European Affairs

When ICANN (Internet Corporation for Assigned Names and Numbers) was created in 1998, the US Government simultaneously entered into an agreement with Network Solutions (later acquired by Verisign) to distribute the “authoritative” and mission critical root zone file.   ICANN (through its IANA department) was to specify any changes in the root zone and then, as directed by the U.S. Government itself, Network Solutions was to publish them. This gave the United States de facto control over the decision to recognize ICANN as the authoritative source of policy for the domain name system.  


The U.S. offer to relinquish its role was made with conditions. The U.S. made clear it would not acquiesce to any arrangement that is not broadly supported by the stakeholders of the internet community, that threatens the security or stability of the internet, or that fails to maintain and enhance the “multi-stakeholder model” for policy making. And, in particular, the U.S. has said it will not accept any solution that involves governmental control or leadership of policy-making. In other words --The UN and ITU (International Telecommunication Union) need not apply.  

Neelie Kroes of the EC has in the past called strongly for the US to step away from its role as the steward of the domain name system and potential source of ICANN accountability. She got her wish and applauded the US Government’s decision. She said: “the U.S. decision clears the way for the development of global Internet governance, where multiple stakeholders can have their say. The move will also ensure the web remains open, and is managed in a transparent way.” And the American government agreed with the EC position that ICANN should do whatever governing it does by means of a “multi-stakeholder” model that is open, transparent and accountable. But this leaves the core question: accountable to whom? And it presents the embarrassing anomaly that many countries calling for some global form of “governance” by ICANN have refused to agree to abide by ICANN policies.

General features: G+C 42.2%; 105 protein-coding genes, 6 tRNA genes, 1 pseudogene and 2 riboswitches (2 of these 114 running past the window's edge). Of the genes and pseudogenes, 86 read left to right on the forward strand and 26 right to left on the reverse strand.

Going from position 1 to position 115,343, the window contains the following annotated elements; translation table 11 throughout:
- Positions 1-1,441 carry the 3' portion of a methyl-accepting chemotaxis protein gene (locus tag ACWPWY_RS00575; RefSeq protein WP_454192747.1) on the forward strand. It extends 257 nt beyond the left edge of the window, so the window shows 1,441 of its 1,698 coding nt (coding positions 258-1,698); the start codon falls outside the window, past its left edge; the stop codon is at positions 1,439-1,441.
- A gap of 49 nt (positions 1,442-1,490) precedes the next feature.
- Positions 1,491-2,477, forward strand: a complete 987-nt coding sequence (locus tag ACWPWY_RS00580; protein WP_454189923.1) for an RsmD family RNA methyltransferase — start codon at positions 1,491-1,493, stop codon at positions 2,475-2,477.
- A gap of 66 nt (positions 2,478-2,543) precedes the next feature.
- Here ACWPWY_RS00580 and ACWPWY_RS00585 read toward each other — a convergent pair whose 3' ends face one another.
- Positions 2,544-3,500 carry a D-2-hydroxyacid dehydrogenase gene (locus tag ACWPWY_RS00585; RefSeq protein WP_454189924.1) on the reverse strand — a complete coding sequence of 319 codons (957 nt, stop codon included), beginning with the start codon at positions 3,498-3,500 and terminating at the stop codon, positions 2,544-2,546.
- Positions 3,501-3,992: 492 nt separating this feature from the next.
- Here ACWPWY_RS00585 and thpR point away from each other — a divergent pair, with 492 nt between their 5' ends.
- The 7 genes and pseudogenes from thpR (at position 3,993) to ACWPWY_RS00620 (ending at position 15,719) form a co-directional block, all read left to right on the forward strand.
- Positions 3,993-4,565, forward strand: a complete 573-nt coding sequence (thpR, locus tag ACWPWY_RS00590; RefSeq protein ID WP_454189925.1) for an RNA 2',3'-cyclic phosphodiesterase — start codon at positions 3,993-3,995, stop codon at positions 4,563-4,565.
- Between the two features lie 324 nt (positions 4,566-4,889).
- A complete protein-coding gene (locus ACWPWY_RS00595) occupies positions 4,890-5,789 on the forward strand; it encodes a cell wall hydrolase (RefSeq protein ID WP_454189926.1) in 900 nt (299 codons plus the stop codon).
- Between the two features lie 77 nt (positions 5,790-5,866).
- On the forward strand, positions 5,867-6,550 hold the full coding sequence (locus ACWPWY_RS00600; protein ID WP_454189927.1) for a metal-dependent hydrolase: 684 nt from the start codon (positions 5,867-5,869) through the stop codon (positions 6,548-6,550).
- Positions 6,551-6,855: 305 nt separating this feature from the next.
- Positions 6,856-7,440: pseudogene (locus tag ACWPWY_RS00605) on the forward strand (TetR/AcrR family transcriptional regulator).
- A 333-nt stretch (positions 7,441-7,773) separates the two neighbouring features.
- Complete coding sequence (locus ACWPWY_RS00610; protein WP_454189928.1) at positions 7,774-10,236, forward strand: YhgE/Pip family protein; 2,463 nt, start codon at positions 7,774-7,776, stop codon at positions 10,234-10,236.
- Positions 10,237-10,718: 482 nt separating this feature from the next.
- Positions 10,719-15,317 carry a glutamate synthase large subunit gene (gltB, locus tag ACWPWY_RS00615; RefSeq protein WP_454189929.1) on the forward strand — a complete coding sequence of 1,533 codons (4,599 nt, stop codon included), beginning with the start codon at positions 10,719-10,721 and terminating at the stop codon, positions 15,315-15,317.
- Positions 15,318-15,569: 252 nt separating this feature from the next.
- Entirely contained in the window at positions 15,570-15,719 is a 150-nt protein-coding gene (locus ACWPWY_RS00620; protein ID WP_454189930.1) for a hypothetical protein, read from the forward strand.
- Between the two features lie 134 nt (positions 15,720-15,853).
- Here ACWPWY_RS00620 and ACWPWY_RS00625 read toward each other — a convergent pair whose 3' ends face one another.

With the U.S. divesture some wonder if ICANN will be accountable to anyone other than itself. An “affirmation of commitments” between ICANN and the U.S. government remains in place, but it is not really a binding contract and can be terminated on 120 days notice by either party. The root zone servers could in theory refuse to recognize the ICANN root as authoritative if ICANN were to “go rogue.” And the ICANN Board will doubtless argue that it is in various ways accountable to the community of stakeholders who participate in the policy development process in ICANN’s Generic Name Supporting Organization (and other internal advisory bodies).[1] But John Curran of the American Registry for Internet Numbers (ARIN) has made the penetrating observation that it is very hard, perhaps impossible, for any organization to be “accountable” to itself.